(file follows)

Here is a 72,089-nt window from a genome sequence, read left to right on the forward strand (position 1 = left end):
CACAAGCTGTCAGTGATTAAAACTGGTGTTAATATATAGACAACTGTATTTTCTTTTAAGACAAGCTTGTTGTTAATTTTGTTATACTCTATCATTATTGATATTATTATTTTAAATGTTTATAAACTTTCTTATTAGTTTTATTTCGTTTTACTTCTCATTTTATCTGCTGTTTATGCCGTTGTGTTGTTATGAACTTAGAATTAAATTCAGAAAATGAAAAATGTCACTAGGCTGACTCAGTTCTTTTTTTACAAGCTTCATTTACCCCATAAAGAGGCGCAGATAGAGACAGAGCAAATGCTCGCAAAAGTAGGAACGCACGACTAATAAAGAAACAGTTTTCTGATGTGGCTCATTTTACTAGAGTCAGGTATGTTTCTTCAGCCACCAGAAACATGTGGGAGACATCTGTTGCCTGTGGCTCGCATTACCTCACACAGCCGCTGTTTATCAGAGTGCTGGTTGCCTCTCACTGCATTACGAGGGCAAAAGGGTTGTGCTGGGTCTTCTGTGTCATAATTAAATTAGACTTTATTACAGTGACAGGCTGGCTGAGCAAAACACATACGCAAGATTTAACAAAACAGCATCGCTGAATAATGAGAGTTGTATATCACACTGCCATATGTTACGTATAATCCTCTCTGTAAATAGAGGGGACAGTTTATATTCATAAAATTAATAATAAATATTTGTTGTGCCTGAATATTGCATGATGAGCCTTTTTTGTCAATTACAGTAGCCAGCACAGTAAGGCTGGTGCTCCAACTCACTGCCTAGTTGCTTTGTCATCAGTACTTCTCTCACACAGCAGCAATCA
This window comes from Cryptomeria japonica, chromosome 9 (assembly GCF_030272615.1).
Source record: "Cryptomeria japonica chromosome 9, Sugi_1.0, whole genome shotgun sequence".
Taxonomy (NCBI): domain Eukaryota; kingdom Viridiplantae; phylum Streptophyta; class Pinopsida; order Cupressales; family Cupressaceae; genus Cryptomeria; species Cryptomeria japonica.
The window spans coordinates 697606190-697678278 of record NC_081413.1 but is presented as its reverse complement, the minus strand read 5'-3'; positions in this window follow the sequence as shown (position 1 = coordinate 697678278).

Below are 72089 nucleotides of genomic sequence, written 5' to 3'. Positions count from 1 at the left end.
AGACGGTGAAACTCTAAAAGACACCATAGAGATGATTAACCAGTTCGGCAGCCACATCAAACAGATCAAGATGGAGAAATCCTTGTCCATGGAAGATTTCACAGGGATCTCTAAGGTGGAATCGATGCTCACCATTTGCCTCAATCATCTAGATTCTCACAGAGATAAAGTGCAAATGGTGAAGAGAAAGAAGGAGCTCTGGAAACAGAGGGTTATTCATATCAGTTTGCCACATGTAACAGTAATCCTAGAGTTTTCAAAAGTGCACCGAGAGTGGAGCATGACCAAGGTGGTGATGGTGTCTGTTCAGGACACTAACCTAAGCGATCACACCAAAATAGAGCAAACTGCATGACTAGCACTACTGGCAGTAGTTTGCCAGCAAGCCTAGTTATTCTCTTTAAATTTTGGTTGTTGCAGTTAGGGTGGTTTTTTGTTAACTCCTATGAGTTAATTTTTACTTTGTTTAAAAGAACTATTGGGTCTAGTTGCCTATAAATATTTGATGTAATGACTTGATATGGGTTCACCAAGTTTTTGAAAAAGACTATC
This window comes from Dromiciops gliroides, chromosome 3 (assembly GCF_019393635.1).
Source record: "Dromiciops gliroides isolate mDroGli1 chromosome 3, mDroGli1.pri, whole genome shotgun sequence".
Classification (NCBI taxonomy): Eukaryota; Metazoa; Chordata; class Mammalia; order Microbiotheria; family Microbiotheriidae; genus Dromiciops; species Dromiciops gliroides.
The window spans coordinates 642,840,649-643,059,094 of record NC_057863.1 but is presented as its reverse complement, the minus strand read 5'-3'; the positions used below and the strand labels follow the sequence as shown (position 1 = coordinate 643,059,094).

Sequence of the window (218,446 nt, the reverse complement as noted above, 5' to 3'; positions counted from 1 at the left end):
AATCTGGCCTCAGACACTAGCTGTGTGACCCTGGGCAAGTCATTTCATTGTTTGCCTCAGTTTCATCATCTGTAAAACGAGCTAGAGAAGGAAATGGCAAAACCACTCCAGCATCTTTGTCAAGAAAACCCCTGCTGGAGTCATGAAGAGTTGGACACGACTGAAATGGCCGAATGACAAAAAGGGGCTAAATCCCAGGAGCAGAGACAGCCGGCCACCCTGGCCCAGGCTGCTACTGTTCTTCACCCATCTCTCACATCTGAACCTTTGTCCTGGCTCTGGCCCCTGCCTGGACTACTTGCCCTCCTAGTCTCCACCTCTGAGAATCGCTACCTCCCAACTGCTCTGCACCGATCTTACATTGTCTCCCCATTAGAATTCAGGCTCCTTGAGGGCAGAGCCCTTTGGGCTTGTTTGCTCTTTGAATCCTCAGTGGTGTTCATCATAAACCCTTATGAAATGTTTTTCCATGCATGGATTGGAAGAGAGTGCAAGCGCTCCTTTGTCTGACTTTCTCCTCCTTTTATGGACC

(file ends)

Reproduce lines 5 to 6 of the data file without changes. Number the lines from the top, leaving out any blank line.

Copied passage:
Taxonomy (NCBI): domain Eukaryota; kingdom Viridiplantae; phylum Streptophyta; class Pinopsida; order Cupressales; family Cupressaceae; genus Cryptomeria; species Cryptomeria japonica.
The window spans coordinates 697606190-697678278 of record NC_081413.1 but is presented as its reverse complement, the minus strand read 5'-3'; positions in this window follow the sequence as shown (position 1 = coordinate 697678278).